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According to police, a female suspect surnamed Huang was arrested in the city of Pingguo in Baise, a prefecture-level city in China's southern Guangxi region.
She is believed to have been running the online market, which saw business conducted mainly through messaging app WeChat.
Forestry authorities - who are now engaged in a nationwide crackdown on wildlife trade - said they raided Huang's refrigeration facility on 31 January.
According to police, freezers kept in a rental unit contained the carcasses of 250 birds, three eagles, two leopard cats, 48 racoons, 30 squirrels and three pheasants.
However, in online advertisements, Huang also allegedly offered quotes for the meat of horse, dog and sparrow, along with the testicles of pigs and goats.
Forestry police officer Tan Chunmao said: "The female vendor Huang sold frozen wildlife through WeChat for an extended period of time.
"She also created a WeChat chat group, access to which was granted to loyal customers."
Police said Huang had admitted to purchasing the carcasses of exotic game and freezing them, before proceeding to sell them online.
The suspect remains in custody as further investigations continue.
Officials in China have moved to temporarily suspend the trading of wild animals amid the Wuhan coronavirus outbreak, which has so far claimed 427 lives, according to a live map created by John Hopkins University.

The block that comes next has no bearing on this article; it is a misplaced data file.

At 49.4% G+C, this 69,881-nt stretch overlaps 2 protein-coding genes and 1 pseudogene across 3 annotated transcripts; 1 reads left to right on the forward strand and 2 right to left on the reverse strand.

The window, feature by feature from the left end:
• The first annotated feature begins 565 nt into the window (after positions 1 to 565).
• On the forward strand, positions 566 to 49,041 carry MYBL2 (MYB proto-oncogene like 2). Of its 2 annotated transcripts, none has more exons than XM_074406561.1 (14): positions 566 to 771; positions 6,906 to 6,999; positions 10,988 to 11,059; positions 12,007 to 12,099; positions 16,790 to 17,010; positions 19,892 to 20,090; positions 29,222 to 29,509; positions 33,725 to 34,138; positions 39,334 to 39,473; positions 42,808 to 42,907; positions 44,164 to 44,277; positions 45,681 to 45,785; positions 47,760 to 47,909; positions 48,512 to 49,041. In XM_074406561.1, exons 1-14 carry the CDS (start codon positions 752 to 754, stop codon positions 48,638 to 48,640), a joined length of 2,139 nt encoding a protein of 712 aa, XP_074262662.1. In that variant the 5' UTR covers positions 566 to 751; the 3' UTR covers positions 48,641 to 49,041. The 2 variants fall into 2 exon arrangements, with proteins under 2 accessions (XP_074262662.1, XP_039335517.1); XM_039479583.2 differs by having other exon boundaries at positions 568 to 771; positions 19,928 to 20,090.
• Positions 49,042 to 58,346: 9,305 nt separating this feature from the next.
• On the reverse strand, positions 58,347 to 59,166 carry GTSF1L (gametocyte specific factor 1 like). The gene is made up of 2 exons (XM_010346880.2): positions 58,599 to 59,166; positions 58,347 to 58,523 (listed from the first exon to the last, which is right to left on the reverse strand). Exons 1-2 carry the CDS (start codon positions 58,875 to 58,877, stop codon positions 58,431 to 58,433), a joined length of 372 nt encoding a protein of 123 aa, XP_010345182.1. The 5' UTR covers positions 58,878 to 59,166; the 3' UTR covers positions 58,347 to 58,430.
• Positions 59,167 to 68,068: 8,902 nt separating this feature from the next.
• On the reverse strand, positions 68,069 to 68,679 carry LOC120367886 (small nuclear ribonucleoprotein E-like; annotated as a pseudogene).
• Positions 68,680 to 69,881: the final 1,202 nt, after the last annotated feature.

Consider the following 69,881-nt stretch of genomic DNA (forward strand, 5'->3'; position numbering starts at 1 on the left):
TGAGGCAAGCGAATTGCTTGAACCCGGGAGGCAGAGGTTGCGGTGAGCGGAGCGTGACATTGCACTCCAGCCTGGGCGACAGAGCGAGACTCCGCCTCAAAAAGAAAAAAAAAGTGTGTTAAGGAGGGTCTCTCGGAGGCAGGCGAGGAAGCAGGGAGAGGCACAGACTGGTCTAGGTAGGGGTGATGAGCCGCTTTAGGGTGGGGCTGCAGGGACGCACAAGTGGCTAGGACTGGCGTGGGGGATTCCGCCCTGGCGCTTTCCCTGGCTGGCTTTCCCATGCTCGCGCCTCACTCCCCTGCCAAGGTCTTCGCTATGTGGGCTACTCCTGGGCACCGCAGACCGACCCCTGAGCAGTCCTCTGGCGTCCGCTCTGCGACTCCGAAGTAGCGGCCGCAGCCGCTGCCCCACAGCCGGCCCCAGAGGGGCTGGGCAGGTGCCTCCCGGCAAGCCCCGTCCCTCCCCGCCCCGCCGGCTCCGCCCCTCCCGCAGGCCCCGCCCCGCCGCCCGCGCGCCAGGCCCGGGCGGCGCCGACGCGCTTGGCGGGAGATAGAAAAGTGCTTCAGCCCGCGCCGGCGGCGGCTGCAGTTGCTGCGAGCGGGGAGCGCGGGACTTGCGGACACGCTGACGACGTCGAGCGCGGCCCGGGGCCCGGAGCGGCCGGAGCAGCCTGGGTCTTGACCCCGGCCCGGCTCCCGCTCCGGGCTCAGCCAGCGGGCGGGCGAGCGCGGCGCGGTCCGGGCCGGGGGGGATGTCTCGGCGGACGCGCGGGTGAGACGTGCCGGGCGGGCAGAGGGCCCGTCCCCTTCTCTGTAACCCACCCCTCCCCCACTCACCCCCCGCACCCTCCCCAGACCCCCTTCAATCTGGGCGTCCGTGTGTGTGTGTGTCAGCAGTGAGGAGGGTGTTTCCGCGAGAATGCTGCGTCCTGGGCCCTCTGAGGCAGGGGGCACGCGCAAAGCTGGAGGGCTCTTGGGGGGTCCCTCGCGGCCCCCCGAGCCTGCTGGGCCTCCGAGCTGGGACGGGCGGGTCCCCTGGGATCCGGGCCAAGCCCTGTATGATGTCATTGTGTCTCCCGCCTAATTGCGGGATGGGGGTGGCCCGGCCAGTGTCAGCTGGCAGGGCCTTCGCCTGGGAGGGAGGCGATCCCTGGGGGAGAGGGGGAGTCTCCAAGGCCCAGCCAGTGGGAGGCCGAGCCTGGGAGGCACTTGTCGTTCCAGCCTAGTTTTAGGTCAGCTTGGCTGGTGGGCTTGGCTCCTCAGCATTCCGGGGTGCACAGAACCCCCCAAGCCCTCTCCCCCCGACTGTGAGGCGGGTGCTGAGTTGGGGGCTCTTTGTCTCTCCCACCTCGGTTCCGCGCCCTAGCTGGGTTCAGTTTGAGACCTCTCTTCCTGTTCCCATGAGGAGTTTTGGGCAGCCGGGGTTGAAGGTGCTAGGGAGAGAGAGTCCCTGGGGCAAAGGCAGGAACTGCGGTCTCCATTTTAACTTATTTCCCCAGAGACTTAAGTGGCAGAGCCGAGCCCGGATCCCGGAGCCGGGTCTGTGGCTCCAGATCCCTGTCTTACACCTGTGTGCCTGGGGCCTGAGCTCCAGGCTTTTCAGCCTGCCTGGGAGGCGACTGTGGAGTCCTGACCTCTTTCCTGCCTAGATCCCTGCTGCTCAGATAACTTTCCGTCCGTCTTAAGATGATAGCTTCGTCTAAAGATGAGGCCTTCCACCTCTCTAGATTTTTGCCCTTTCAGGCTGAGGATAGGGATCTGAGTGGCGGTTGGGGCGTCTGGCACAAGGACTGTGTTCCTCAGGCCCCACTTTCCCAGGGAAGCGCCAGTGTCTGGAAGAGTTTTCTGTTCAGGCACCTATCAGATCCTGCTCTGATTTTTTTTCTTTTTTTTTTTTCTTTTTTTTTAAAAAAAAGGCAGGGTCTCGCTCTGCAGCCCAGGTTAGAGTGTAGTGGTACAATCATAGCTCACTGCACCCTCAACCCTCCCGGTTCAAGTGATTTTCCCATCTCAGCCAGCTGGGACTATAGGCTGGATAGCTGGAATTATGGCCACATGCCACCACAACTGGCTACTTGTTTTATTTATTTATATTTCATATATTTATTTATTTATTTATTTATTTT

The map also shows that there have been more than 20,000 cases confirmed worldwide, and that 701 have managed to recover from the virus.
The outbreak of coronavirus was traced to a seafood market in Wuhan, the capital of central China's Hubei Province, where it transpired that unregulated wildlife such as snakes, rats, beavers, wolf cubs and even koalas were reportedly being sold.
As reported by state-owned Xinhua news agency, the Chinese Centre for Disease Control and Prevention (CDC) said: "Thirty-one of the 33 positive samples were collected from the western zone of the market, where booths of wildlife trading concentrated.
"The result suggests that the novel coronavirus outbreak is highly relevant to the trading of wild animals."
As the death toll rises, the World Health Organisation (WHO) has declared the global outbreak of coronavirus to be a public health emergency of international concern.
The WHO's director general, Tedros Adhanom Ghebreyesus, said: "The main reason is not what is happening in China but what is happening in other countries."
He added: "Our greatest concern is the potential for the virus to spread to countries with weaker health systems, and which are ill-prepared to deal with it."
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